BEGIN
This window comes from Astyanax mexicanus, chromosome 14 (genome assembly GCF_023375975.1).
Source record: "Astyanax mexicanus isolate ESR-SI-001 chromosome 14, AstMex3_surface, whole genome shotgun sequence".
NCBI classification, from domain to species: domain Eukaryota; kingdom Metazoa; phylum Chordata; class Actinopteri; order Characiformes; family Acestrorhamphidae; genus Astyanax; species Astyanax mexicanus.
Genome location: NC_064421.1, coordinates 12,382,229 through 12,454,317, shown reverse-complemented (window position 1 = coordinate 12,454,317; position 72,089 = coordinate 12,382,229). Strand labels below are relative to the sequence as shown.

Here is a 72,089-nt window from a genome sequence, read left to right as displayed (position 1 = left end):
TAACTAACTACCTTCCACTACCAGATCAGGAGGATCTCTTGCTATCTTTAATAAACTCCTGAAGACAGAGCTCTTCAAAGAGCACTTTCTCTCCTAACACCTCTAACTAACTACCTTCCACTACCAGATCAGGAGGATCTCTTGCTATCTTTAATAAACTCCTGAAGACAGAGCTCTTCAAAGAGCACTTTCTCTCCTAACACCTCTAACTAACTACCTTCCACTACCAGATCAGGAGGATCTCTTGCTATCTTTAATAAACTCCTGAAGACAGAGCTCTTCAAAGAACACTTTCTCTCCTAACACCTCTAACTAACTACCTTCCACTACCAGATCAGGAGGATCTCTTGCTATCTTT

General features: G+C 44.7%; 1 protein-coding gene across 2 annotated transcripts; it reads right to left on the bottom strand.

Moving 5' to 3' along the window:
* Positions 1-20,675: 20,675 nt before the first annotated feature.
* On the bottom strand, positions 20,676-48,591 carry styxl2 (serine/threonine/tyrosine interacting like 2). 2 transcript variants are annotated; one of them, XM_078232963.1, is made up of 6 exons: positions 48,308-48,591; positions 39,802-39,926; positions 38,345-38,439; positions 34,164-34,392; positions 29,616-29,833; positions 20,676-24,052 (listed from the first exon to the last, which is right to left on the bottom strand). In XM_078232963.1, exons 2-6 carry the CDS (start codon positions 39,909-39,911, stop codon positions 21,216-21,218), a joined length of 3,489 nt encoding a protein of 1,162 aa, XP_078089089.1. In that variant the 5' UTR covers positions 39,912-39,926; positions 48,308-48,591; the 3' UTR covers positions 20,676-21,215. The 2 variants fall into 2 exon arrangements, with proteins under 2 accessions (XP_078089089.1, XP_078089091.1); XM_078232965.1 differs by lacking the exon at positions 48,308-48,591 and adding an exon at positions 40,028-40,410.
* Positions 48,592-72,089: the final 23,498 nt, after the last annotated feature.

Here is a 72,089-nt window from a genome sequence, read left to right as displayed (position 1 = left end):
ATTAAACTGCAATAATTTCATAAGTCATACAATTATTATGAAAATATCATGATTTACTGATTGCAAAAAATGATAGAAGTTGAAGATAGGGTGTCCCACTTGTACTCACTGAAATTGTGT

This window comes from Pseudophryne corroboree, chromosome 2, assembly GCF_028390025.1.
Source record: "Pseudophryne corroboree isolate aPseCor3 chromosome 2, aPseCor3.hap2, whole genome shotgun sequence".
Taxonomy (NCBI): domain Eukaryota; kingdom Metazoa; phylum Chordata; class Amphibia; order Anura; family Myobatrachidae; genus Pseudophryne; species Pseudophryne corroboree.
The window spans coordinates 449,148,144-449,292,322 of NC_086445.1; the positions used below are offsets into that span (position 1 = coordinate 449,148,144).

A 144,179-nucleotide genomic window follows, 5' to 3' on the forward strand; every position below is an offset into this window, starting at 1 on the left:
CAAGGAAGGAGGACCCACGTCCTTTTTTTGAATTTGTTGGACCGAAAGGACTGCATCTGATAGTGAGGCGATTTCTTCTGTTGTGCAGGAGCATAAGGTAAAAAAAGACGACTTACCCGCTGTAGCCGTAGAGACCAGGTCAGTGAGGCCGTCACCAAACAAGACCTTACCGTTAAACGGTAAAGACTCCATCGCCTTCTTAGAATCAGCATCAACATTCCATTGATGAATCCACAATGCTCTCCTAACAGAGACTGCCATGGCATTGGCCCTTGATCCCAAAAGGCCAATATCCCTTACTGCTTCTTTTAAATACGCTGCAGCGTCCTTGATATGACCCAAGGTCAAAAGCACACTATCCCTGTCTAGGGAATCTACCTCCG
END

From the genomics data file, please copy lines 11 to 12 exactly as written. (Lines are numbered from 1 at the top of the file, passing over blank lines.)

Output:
* Positions 48,592-72,089: the final 23,498 nt, after the last annotated feature.

Here is a 72,089-nt window from a genome sequence, read left to right as displayed (position 1 = left end):